December 3, 2007 | Categories Nonprofit Technology

Now on Gmail…

We recently converted our entire email system to Gmail, and I’m glad to report the results are much more satisfying than our ‘new’ voice mail system that is still giving us problems- but I digress.

Gmail offers several advantages over traditional email systems. For one, it’s completely out-sourced. We don’t have to worry about backups, upgrades, or Internet connectivity (other than for our own access). And at only $50/user/year, the solution was at least 3 to 4 times cheaper than our existing system, CC:Mail.

However, like all new technology, there are advantages and disadvantages:


  • Nearly unlimited Email storage per user. I personally keep over 20,000 emails with very large attachments and according to Gmail, I’m at 4% of my capacity. I think there’s plenty of room for growth there.
  • Fast Searching. Because it’s run by Google, Gmail is MUCH faster searching through email. What used to take 5 minutes or more in CC:Mail, now takes seconds.
  • Incredible Address Book. Every single email address that you send to or receive from is captured in the Gmail Address book. It’s very easy to address email, and you can use partial searches for the addressing (such as just typing in first name, or last name, or even the domain name).
  • Conversational Grouping. This new feature (which I haven’t seen in other email systems), groups emails together based on the subject line as one ‘conversation’ of emails. This is EXTREMELY helpful when reviewing your inbox, especially after a few days, because all the responses are grouped together in one group, making it easy to review all the responses before you decide to reply or forward the email.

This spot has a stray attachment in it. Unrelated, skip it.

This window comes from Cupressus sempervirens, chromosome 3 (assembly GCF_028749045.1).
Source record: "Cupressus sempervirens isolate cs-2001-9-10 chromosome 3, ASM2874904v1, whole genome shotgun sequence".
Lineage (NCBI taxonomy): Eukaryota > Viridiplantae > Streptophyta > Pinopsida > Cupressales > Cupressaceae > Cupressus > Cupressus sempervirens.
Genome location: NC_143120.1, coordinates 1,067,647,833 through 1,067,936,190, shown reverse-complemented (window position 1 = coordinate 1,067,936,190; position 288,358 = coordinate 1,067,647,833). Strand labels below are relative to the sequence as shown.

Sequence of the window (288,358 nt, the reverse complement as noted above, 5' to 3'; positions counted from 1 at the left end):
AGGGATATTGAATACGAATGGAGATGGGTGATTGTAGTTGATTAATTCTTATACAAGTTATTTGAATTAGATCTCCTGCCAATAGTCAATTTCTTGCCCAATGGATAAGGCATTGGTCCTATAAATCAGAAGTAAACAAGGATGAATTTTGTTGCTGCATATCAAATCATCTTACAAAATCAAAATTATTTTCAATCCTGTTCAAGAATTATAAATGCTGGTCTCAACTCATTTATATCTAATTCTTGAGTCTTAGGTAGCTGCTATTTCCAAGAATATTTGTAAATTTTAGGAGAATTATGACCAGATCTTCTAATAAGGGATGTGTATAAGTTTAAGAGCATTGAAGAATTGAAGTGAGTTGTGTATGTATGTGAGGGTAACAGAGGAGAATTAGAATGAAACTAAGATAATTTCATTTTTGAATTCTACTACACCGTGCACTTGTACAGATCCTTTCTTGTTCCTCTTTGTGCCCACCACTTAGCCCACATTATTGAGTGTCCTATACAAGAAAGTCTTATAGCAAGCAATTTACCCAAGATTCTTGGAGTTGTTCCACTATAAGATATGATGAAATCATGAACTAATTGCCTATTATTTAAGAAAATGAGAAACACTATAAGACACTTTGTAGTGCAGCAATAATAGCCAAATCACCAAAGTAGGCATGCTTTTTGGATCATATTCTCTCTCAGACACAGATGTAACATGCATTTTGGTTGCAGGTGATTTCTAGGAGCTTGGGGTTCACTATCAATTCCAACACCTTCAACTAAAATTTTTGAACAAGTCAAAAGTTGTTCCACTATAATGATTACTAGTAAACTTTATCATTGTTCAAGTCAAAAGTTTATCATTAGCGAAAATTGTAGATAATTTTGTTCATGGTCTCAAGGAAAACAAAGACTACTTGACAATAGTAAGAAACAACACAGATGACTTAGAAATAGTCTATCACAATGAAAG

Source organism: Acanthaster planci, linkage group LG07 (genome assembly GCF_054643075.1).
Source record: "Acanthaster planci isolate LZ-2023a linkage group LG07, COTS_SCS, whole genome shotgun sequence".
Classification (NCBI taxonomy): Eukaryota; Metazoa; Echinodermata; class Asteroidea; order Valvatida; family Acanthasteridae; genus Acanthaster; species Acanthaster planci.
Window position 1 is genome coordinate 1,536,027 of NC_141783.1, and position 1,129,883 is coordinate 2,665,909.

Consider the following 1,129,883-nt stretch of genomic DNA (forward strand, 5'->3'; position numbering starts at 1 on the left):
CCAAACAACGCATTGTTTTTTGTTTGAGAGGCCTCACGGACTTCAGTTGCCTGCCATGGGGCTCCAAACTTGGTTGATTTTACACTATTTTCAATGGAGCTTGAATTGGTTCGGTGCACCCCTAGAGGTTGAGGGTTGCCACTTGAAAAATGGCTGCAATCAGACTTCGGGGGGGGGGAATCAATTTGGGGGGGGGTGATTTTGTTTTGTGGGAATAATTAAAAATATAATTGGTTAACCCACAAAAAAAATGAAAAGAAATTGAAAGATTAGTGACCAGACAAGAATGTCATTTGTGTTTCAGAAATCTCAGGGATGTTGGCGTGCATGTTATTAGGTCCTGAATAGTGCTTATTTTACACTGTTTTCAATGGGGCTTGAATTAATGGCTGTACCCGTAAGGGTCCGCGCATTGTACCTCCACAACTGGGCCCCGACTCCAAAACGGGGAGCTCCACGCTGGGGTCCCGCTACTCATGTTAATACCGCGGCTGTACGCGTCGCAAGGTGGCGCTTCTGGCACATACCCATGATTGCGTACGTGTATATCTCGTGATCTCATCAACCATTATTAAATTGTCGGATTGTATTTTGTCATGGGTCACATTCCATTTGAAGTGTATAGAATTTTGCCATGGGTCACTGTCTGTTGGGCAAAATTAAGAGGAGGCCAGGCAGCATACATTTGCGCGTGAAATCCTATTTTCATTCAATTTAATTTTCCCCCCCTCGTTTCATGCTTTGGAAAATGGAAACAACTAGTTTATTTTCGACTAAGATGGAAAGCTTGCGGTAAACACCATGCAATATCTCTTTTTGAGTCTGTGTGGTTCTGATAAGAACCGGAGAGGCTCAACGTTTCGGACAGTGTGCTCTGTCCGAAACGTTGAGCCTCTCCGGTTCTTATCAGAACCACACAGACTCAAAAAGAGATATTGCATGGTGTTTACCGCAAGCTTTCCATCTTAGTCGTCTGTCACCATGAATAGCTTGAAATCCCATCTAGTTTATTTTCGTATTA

• Automatic SPAM detection. Probably my favorite feature, my amount of SPAM still slipping through has been reduced from 20-25 messages a day, to only 3-5. I still have the occasional ‘good’ email be marked as SPAM, but those are easy to retrieve from the SPAM folder.

Some disadvantages:

  • Badly designed Signature Feature. For whatever reason, your signature cannot contain HTML or graphical images, and it always displays at the bottom of the email. This is VERY annoying, because you must copy the signature and move it to the top of the email if you ever reply to an email to make it look correct.
  • Lack of partial searches. Gmail does not support wild card characters for general searches, so you must type in the exact spelling of search words. For example, I was looking for email from a co-worker named Josh, and I found very little search results. I had to actually type in Joshua to find his emails.
  • No Folders. Gmail uses ‘labels’ to sort information. Forgive me if I’m not progressive, but I still liked the ability to organize my email into folders- it makes more sense for me. Having said that, now that the searches are so much easier and powerful, I’ve given up labeling altogether and simply use the search function to find email.
  • Poor Spell Checker. While GMail does include an integrated spell checking program, it only checks the body of the email (and not the subject), and there’s no way to add words and create a custom dictionary. Finally, there isn’t a setting to force spell checking- you have to remember to click a button each time.

All in all I would say that we are very satisfied with Gmail, and the one or two issues we have had are greatly outweighed by the benefits we are receiving.

It’s yet another example of the correct hosting model, similar to DonorPerfect Online, where you get the best of both worlds – an outsourced solution that costs less and has more/better features- it’s perfect.

Written by Amanda Foran
No comments yet

Leave a Reply

Note: XHTML is allowed. Your email address will never be published.

Subscribe to this comment feed via RSS